Incidentally, I rarely have to ask the second question—“What is it about?”; this comes up naturally just by noticing things in the poem. Please notice that we do not ask or discuss “What does it mean?”. Our questions are “What does it say?” and “How does it say it?” A poem is not a puzzle (although they can be puzzling), but rather a poet’s attempt to communicate something—a story, a moral, a mood, a point of philosophy or theology or literary theory, or his or her love or despair or wonder. These purposes are often combined to great effect, as in Hilaire Belloc’s Cautionary Tales for Children and its sequels. Even if a poem’s only purpose is to entertain, like Edward Lear’s nonsense rhymes, Lear nonetheless wants us to see that life is filled with funny doings and sayings because it is filled with people who (bless their souls!) do and say things that are funny.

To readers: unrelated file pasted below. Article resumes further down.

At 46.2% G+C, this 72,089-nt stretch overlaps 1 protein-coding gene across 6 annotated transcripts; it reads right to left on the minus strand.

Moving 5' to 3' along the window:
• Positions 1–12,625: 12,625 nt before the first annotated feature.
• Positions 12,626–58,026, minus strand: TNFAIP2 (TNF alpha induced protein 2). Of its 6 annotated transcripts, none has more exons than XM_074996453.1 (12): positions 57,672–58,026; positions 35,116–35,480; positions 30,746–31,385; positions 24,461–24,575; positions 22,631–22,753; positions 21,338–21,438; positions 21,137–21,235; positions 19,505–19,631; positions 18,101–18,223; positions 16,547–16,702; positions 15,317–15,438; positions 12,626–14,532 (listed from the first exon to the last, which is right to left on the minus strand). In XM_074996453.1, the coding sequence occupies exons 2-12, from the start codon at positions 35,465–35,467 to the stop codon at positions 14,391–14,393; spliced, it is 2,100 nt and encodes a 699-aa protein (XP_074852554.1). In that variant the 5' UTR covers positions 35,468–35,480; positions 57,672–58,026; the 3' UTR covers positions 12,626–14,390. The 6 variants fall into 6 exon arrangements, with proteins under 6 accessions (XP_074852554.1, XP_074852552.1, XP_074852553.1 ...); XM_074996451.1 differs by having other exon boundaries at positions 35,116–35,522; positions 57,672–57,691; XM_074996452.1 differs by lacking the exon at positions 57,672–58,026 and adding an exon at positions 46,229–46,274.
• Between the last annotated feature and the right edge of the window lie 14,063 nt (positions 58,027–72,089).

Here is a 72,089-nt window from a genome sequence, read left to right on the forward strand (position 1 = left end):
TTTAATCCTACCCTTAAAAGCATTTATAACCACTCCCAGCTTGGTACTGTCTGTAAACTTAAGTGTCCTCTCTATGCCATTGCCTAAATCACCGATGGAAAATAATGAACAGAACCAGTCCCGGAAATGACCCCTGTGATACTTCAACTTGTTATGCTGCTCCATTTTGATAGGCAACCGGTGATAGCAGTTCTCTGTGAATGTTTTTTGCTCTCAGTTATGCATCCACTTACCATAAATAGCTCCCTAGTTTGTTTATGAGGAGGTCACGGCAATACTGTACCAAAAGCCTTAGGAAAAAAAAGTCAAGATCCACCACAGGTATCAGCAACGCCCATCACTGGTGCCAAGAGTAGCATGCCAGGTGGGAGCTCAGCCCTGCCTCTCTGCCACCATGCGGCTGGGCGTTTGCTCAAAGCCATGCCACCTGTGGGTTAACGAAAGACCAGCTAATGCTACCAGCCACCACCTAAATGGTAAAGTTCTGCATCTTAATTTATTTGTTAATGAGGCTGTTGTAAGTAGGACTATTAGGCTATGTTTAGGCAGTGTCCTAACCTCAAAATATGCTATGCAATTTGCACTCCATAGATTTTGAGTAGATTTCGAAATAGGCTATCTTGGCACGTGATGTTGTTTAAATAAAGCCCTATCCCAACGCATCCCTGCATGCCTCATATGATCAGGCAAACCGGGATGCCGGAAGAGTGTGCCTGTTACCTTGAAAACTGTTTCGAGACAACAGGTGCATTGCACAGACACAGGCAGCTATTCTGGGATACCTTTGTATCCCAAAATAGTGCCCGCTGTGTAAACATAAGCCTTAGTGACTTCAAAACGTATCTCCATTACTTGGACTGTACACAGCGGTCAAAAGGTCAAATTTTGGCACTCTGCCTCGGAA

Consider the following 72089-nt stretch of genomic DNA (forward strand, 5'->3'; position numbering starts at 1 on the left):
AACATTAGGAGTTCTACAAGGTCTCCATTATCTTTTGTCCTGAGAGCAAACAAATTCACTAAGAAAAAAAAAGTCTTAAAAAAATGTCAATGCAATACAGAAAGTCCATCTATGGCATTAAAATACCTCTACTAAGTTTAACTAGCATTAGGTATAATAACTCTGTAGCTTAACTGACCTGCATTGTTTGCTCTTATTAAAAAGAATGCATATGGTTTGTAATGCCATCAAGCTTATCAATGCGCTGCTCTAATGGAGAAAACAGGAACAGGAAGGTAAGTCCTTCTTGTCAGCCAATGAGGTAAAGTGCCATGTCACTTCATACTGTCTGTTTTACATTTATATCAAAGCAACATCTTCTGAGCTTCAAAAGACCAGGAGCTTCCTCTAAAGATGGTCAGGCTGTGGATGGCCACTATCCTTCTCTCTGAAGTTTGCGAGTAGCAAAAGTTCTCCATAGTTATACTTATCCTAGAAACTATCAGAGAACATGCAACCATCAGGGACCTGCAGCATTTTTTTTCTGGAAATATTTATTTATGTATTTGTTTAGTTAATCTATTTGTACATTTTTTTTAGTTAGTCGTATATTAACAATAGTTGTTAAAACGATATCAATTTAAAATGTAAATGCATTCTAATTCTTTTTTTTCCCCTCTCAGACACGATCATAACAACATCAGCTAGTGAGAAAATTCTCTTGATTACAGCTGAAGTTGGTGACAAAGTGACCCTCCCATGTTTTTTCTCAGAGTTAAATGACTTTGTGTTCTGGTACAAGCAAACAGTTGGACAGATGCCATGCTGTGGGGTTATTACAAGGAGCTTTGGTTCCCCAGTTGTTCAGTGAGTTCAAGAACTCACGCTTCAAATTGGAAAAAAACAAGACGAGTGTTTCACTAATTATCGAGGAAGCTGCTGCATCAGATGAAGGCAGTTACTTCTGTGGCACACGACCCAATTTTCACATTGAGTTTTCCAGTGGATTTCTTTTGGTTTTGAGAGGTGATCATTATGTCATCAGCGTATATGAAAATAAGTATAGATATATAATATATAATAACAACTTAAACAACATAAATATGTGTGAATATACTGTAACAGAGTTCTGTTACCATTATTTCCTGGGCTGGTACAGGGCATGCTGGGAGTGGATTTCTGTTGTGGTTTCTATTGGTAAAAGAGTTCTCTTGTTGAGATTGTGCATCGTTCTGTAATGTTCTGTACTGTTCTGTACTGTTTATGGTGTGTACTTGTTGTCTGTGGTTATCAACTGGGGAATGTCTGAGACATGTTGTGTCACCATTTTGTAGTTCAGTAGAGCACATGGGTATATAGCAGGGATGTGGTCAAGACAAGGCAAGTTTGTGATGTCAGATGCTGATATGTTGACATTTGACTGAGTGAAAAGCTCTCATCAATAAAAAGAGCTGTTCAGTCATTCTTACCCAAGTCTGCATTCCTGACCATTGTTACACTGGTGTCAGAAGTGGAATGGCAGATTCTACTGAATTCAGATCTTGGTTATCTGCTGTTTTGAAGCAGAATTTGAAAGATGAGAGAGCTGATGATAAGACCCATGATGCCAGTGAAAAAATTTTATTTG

Do I want my students to know what a sonnet is? Of course! Just as I want them to be better than I at seeing and identifying meter, rhyme schemes, allusion, assonance, and all the rest. But I want them to know them because they have read and enjoyed comparing seven sonnets, because they have seen how a different meter or length of line affects what the poem says. And if they remember it for this poem, perhaps they will recall it when they read that one.
Once, leading a seminar, I chose “Mending Wall” by Robert Frost. A student said, “I don’t like ‘Mending Wall’.” “Here we go,” I thought. After we read it and had pointed out a few things, I wondered aloud if it was composed in blank verse (this was a genuine question—I only ask questions to which I don’t know the answer). “It is?” she said. We all counted all the syllables, discovered that it was in fact blank verse (I offered a very brief “definition”), and the class ended with her saying, “I changed my mind; I love this poem!” That happened about ten years ago; it remains in my mind and heart because studying a poem—this poem—brought us joy in a way that studying “poetry” has never done.
Dr. Frederic Putnam serves as Professor of Bible and Liberal Studies at Eastern University’s Templeton Honors College. He has taught graduate, post-graduate, and undergraduate courses in biblical language and interpretation since 1984, as well as high-school level seminars in Shakespeare, poetry, literature, and philosophy. He and his wife, Emilie, have three daughters, all of whom live in southeast Pennsylvania.